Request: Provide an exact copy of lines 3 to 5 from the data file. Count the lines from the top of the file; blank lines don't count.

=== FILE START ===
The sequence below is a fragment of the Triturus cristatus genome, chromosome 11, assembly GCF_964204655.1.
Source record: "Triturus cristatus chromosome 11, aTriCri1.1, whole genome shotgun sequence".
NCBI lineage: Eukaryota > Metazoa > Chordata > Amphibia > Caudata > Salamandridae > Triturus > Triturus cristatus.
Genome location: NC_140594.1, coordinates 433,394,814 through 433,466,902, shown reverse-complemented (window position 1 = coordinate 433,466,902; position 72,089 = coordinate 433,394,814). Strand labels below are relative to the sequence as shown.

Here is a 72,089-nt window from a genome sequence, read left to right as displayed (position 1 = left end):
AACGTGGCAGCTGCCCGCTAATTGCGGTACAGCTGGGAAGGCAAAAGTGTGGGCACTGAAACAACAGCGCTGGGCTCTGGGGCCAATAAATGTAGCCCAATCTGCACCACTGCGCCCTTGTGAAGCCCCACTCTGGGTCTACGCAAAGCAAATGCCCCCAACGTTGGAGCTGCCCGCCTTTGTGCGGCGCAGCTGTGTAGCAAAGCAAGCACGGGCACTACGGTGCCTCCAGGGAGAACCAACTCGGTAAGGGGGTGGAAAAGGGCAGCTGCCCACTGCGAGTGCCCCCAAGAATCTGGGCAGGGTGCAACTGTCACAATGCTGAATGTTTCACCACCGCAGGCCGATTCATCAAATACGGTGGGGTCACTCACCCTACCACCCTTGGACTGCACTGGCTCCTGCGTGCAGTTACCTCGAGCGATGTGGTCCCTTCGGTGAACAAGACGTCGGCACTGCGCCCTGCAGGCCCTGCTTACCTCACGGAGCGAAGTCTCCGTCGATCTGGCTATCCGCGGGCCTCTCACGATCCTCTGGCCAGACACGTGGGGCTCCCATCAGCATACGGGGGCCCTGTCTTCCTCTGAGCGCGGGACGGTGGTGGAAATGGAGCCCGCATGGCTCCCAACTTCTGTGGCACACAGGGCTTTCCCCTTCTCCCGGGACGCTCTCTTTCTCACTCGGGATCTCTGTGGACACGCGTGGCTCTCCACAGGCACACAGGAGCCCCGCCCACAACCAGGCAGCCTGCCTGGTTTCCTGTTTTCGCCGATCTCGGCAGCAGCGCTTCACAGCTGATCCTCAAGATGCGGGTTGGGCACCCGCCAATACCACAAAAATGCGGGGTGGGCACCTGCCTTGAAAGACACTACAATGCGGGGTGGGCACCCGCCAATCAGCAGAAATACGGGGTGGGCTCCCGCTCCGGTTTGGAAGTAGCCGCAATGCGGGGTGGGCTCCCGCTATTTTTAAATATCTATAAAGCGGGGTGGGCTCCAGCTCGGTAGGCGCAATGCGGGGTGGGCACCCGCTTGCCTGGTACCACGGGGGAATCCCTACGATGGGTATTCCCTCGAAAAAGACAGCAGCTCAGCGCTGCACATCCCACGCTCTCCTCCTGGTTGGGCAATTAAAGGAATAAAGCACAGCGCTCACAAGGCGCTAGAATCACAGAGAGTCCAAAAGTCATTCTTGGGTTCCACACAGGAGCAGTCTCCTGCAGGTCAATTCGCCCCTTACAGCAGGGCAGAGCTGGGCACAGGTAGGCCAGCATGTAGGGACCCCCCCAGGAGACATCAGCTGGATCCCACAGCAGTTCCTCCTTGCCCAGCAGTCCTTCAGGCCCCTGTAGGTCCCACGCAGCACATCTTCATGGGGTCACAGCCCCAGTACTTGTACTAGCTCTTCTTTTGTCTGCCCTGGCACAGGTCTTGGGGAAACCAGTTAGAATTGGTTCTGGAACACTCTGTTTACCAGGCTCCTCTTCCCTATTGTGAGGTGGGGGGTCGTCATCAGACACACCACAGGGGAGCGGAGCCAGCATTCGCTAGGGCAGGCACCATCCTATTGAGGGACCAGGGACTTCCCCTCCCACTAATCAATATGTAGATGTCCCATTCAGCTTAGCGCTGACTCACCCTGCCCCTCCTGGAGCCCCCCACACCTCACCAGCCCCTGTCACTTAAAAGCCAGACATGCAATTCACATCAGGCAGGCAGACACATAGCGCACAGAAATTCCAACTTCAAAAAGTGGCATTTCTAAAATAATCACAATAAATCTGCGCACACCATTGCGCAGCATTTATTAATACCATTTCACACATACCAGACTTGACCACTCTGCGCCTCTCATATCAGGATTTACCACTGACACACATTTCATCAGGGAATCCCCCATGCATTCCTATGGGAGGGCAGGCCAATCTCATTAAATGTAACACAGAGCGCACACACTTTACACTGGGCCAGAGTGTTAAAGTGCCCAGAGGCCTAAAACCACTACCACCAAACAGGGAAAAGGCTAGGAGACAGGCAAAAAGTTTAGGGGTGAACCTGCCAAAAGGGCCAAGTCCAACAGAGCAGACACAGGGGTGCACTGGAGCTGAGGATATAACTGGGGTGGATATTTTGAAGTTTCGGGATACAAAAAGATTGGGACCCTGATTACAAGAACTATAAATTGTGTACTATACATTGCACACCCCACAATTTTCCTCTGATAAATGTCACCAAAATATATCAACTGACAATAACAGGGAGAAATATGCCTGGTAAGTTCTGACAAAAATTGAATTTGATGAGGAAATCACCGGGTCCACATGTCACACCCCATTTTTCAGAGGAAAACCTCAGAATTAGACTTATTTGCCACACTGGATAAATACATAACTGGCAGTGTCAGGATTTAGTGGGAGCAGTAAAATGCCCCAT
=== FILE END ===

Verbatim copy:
NCBI lineage: Eukaryota > Metazoa > Chordata > Amphibia > Caudata > Salamandridae > Triturus > Triturus cristatus.
Genome location: NC_140594.1, coordinates 433,394,814 through 433,466,902, shown reverse-complemented (window position 1 = coordinate 433,466,902; position 72,089 = coordinate 433,394,814). Strand labels below are relative to the sequence as shown.

Here is a 72,089-nt window from a genome sequence, read left to right as displayed (position 1 = left end):